“Go ahead and scream. As loud as you want. No one will hear you,” the woman driving the car said to her passenger.
A piercing scream emerged from the back seat. It gained in volume and lasted as long as the screamer had breath to fuel it. After a deep breath, another scream emerged, but lived a shorter life than the first. Like machine gun fire, the screams came fast, one after the other. They transformed into moans of futility or spent energy followed by uncontrollable crying. Then, sniffling and silence. Abruptly, another loud yell of rage burst forth from the backseat.
The driver smiled about that last outburst.
Each one is so different. No real pattern to their screaming and moaning. Some start out moaning and end with screaming. Some start out talking trying to persuade and end up screaming. No real pattern, thought the woman, as she drove along the single lane country road.
Though she was confined by the locked seatbelt, the passenger began to thrash her body around in the backseat.
“Throw a tantrum. It’s OK to throw a snit-fit, too. It won’t bother me,” said the driver as she looked in the rearview mirror at her passenger. “We’re almost there.”
In response came angry words which sparked more angry words for being in this situation. The passenger kicked, stomped and thrashed like someone possessed by a demon.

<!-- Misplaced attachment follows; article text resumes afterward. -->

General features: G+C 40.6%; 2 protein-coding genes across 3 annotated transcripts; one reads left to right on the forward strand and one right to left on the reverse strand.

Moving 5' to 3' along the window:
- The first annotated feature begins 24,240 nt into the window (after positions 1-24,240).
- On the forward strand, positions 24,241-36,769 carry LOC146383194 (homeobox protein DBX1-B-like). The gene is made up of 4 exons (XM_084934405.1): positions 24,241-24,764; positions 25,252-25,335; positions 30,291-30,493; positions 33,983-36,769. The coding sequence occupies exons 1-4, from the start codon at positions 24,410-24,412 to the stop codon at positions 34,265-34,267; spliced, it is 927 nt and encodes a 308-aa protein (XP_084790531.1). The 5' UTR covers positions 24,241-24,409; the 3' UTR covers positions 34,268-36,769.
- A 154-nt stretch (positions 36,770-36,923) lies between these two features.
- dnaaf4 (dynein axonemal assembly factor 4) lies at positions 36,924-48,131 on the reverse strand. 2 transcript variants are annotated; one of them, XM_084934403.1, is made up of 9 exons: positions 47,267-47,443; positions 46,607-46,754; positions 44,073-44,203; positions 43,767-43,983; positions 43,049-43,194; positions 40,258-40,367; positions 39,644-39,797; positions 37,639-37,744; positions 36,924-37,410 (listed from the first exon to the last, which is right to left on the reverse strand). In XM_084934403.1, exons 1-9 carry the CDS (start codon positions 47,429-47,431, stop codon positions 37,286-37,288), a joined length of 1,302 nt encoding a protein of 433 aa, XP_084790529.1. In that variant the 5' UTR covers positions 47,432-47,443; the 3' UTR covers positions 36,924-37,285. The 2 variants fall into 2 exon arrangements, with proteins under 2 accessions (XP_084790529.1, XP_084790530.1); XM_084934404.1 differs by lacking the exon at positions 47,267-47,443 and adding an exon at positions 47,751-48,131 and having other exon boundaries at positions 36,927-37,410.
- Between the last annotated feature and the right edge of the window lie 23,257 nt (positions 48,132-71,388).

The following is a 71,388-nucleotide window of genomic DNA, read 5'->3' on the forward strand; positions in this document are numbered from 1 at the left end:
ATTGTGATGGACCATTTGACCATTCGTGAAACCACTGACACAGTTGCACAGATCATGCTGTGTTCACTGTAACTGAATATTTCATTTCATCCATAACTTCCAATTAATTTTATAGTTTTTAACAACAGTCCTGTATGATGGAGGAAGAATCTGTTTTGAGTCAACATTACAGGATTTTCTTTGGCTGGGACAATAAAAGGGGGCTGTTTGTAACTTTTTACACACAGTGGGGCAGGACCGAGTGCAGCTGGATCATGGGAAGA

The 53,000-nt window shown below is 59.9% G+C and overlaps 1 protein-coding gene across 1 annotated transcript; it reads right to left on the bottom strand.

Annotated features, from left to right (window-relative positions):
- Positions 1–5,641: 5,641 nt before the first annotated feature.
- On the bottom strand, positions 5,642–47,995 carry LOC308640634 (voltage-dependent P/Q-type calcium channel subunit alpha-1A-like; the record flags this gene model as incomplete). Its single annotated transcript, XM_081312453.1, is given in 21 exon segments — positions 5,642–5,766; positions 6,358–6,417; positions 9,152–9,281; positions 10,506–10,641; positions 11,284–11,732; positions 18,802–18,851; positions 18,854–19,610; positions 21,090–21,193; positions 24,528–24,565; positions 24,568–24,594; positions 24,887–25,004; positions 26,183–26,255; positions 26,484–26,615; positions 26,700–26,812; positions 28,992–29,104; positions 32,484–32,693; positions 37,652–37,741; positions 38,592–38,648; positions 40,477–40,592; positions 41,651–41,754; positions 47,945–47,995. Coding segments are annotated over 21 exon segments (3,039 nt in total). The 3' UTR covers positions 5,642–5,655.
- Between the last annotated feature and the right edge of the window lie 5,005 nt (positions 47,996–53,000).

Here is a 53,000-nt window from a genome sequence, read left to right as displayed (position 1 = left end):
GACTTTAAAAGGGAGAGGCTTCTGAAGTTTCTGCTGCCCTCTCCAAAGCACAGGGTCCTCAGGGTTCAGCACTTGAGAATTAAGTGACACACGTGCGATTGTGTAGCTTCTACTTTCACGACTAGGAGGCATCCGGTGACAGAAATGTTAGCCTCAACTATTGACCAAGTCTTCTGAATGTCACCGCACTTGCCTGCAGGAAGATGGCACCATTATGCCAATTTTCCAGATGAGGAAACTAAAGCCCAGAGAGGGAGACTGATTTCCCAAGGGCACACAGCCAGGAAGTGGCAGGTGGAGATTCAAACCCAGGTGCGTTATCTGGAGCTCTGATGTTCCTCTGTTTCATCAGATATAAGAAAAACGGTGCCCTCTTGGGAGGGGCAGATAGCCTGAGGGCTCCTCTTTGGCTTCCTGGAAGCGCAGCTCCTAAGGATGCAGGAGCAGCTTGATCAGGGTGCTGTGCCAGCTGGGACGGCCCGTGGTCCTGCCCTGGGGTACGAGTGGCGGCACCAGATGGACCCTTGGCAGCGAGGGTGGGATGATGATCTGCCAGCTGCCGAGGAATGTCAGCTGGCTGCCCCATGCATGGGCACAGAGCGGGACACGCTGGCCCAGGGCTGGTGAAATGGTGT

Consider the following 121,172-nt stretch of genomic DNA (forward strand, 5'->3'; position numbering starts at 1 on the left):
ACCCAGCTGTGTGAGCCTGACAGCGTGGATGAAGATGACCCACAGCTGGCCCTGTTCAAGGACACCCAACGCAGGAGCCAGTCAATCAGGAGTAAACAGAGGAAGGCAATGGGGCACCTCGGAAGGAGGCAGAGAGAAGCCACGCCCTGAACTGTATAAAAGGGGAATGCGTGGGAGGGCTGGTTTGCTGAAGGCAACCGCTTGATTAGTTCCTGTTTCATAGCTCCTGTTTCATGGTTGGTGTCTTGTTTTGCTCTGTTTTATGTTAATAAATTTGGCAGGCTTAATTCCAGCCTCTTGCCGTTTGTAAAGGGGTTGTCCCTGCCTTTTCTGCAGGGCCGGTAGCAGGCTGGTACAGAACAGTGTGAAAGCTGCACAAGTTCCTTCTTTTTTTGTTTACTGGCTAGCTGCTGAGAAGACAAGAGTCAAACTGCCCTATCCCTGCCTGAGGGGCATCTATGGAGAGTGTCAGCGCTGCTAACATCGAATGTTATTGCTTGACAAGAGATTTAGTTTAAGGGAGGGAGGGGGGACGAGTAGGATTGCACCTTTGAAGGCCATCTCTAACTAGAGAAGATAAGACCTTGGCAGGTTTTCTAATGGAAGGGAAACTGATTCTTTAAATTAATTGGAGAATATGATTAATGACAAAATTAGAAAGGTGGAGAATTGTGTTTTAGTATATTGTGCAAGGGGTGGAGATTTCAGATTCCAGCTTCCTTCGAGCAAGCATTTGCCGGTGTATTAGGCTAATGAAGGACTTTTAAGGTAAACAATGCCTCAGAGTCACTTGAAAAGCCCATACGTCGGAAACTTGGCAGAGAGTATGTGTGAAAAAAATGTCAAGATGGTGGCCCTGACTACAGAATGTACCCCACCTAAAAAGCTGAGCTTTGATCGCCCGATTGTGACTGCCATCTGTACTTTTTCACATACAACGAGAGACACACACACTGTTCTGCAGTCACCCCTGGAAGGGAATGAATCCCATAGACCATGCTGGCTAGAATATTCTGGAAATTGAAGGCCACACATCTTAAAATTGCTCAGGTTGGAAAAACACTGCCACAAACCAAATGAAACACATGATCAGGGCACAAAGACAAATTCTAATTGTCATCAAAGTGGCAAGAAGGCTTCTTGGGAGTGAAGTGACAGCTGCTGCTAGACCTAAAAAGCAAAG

“Why? Why?” She screamed out. Then, fell back sobbing again.
They were traveling deep in the backroad countryside of which most residents of the nearby city were unaware. The driver turned off the paved road onto a bumpy dirt road leading into a secluded wooded area. She parked the car and turned to the teary-eyed woman slumped powerless in the backseat.
“Anything more you want to say before we get out of the car?”
Her passenger raised her head to gaze at the driver. Tears streaked her reddened face. She dabbed a tissue to her dripping nose, then loudly blew her nose before speaking.
“What more can I say? I’ve “said” enough. Same old shit. Just at a higher volume.”
“Then you’re ready for the next step,” the dry-eyed driver said with a neutral face and straightforward tone of voice.
“Which is?” asked with a hopeful voice, yet a pensive smile.
“Forgiving yourself and changing your past,” said the driver, as though reading a standard procedures manual.
“Oh, right. I forgot,” said the passenger who turned to gaze out of the car window at the forest that surrounded the car.
The driver got out of the car and helped her client out of the backseat. She gave her a bottle of water to sip and walked to the trunk of the car.
“Doctor, I really want this to work,” the client said as she stood unsure what to do next. The doctor opened the car trunk and motioned her patient to come over to look inside. As she walked over, she said, “You’re my last hope. I’ve tried almost everything else. Will it work for me?”
Page one excerpt from Road Noise Short Stories To Thrill and Chill 2016 © Belinda A. Allen